The "stories" in this book's subtitle are both the author's, as he repeatedly visits this tiny country in an attempt to make sense of what has happened, and those of the people he interviews. These include a Tutsi doctor who has seen much of her family killed over decades of Tutsi oppression, a Schindleresque hotel manager who hid hundreds of refugees from certain death, and a Rwandan bishop who has been accused of supporting the slaughter of Tutsi schoolchildren, and can only answer these charges by saying, "What could I do?" Gourevitch, a staff writer for the New Yorker, describes Rwanda's history with remarkable clarity and documents the experience of tragedy with a sober grace. The reader will ask along with the author: Why does this happen? And why don't we bother to stop it? --Maria Dolan --This text refers to the Hardcover edition.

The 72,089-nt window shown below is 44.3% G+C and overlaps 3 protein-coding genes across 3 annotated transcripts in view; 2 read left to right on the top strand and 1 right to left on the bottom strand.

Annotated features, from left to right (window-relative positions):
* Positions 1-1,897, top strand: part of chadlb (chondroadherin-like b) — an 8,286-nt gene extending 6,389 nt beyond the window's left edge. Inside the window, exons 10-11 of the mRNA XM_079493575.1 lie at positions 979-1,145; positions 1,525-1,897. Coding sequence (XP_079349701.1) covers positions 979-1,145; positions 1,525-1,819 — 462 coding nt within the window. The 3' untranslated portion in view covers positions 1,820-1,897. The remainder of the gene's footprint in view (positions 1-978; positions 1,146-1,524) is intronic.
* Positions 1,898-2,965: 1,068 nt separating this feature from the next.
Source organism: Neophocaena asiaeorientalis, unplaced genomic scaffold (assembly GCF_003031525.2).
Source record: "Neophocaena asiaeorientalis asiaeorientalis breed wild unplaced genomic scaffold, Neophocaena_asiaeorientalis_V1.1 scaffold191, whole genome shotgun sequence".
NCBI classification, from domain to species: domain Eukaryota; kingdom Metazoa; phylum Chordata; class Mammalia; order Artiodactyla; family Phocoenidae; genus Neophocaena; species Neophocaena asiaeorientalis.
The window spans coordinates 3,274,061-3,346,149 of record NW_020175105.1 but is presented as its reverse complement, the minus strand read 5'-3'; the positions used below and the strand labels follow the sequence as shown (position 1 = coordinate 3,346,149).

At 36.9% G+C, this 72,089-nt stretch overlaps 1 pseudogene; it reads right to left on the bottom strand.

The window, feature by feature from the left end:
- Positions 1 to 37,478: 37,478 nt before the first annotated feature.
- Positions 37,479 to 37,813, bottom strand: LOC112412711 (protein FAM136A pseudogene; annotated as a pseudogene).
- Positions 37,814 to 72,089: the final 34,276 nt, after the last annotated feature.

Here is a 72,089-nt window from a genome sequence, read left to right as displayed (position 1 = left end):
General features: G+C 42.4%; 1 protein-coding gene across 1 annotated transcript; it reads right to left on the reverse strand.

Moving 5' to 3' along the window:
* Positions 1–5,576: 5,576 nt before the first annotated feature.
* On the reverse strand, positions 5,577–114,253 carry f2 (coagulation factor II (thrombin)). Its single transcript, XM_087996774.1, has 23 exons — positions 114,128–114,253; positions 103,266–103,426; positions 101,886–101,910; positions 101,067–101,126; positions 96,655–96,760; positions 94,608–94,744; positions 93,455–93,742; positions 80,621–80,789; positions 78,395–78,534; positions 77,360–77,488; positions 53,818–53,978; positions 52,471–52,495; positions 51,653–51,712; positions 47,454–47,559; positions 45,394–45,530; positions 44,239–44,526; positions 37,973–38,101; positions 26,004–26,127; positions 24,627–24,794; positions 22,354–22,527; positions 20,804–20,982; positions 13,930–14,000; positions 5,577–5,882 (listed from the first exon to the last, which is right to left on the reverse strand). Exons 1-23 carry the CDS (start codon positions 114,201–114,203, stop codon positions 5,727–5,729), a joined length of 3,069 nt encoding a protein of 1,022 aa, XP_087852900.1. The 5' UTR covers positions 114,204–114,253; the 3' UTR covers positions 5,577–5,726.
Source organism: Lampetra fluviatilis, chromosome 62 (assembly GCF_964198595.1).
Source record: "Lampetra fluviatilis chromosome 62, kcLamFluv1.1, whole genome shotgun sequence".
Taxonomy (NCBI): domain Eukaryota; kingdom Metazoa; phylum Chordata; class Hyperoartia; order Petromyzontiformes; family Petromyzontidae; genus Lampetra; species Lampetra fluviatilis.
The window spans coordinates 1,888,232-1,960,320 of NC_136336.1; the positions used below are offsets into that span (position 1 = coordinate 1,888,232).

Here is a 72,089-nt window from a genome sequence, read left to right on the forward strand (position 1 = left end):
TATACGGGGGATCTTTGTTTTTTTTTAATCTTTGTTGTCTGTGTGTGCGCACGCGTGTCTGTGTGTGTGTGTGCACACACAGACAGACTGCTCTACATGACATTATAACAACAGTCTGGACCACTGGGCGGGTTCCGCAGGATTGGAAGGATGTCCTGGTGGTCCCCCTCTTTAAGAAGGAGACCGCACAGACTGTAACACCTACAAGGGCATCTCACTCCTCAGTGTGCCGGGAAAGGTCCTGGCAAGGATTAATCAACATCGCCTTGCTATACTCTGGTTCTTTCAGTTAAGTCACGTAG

From Publishers Weekly